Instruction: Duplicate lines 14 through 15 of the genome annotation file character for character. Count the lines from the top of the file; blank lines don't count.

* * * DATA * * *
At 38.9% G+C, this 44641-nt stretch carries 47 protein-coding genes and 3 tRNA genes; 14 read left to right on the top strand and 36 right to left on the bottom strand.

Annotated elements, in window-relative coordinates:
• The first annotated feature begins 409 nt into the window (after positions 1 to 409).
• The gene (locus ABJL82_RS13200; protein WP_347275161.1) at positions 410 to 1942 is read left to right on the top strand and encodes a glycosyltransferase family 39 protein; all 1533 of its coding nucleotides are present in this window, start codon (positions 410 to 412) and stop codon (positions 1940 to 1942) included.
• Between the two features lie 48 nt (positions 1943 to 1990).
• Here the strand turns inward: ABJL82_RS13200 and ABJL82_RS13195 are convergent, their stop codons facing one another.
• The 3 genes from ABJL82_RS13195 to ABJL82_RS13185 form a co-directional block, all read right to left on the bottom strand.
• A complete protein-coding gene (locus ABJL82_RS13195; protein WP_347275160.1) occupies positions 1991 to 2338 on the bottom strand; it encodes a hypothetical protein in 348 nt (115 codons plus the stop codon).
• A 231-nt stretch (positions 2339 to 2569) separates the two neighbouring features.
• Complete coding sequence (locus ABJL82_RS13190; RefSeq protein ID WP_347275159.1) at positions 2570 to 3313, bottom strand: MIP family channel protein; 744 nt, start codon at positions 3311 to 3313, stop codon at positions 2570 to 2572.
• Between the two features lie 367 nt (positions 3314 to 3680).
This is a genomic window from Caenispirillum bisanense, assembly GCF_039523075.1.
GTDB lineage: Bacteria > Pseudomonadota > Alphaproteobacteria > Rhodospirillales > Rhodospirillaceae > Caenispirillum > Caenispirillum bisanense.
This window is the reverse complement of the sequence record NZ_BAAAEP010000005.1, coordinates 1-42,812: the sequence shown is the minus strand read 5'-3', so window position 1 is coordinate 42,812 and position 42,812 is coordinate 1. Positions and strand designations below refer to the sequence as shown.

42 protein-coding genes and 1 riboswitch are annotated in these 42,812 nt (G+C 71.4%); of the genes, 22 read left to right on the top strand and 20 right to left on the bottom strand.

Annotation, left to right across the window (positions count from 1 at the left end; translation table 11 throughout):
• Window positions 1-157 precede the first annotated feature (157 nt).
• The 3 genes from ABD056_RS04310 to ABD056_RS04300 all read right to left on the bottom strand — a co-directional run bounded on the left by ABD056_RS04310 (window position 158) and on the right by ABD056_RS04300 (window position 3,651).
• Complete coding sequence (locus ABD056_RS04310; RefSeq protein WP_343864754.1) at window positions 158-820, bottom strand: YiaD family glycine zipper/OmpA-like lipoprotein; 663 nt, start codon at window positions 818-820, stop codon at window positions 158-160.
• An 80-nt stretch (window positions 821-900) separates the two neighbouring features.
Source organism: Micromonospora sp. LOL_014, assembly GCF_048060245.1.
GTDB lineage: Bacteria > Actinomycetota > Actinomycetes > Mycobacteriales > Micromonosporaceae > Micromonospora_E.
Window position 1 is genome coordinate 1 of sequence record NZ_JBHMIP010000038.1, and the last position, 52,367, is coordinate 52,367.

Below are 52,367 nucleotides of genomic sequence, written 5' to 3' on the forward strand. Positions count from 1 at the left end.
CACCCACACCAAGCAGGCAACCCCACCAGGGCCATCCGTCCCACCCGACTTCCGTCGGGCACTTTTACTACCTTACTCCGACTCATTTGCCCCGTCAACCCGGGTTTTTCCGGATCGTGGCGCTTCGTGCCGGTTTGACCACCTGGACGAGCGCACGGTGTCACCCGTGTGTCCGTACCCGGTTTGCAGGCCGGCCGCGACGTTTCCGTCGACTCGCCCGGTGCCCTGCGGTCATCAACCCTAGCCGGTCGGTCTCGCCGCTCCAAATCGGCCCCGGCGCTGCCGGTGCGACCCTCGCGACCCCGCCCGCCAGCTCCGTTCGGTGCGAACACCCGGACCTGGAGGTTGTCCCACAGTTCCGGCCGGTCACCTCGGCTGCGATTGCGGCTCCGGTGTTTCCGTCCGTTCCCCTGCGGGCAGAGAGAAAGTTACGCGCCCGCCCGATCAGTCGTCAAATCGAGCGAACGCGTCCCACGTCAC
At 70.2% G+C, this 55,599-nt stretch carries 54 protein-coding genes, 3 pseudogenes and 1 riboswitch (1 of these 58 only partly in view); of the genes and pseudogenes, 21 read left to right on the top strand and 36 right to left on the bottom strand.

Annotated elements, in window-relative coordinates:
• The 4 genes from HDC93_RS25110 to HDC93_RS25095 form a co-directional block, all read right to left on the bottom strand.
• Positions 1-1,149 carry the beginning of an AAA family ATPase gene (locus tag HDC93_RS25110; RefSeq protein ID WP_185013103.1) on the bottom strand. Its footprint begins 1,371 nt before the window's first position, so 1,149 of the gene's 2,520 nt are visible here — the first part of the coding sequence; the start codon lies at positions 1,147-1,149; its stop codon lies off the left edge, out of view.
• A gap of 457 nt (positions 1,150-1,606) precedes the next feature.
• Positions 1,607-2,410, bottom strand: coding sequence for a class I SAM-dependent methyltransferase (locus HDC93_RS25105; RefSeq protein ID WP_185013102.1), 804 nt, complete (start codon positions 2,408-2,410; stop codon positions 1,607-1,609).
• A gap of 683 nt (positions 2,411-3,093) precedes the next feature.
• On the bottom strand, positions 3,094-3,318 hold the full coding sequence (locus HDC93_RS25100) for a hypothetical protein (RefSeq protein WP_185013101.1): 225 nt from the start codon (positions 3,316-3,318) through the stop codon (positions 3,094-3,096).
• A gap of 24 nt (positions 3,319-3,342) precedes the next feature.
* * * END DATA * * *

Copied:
This window is the reverse complement of the sequence record NZ_BAAAEP010000005.1, coordinates 1-42,812: the sequence shown is the minus strand read 5'-3', so window position 1 is coordinate 42,812 and position 42,812 is coordinate 1. Positions and strand designations below refer to the sequence as shown.

42 protein-coding genes and 1 riboswitch are annotated in these 42,812 nt (G+C 71.4%); of the genes, 22 read left to right on the top strand and 20 right to left on the bottom strand.